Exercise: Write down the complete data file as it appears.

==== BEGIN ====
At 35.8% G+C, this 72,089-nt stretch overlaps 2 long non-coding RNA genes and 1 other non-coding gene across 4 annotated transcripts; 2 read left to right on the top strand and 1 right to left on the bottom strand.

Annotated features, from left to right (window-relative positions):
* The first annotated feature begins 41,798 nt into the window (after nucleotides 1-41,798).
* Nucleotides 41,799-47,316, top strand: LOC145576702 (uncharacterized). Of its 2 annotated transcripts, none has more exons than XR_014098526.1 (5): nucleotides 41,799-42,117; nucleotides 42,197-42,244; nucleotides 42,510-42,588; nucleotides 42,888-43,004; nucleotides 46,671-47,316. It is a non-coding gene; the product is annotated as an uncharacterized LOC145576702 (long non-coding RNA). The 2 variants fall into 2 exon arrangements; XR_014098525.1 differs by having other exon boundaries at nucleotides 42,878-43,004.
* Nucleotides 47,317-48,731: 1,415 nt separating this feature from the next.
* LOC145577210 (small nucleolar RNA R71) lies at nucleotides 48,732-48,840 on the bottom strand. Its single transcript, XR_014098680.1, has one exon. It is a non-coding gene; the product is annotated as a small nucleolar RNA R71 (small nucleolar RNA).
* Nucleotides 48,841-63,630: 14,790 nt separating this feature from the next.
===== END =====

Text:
At 35.8% G+C, this 72,089-nt stretch overlaps 2 long non-coding RNA genes and 1 other non-coding gene across 4 annotated transcripts; 2 read left to right on the top strand and 1 right to left on the bottom strand.

Annotated features, from left to right (window-relative positions):
* The first annotated feature begins 41,798 nt into the window (after nucleotides 1-41,798).
* Nucleotides 41,799-47,316, top strand: LOC145576702 (uncharacterized). Of its 2 annotated transcripts, none has more exons than XR_014098526.1 (5): nucleotides 41,799-42,117; nucleotides 42,197-42,244; nucleotides 42,510-42,588; nucleotides 42,888-43,004; nucleotides 46,671-47,316. It is a non-coding gene; the product is annotated as an uncharacterized LOC145576702 (long non-coding RNA). The 2 variants fall into 2 exon arrangements; XR_014098525.1 differs by having other exon boundaries at nucleotides 42,878-43,004.
* Nucleotides 47,317-48,731: 1,415 nt separating this feature from the next.
* LOC145577210 (small nucleolar RNA R71) lies at nucleotides 48,732-48,840 on the bottom strand. Its single transcript, XR_014098680.1, has one exon. It is a non-coding gene; the product is annotated as a small nucleolar RNA R71 (small nucleolar RNA).
* Nucleotides 48,841-63,630: 14,790 nt separating this feature from the next.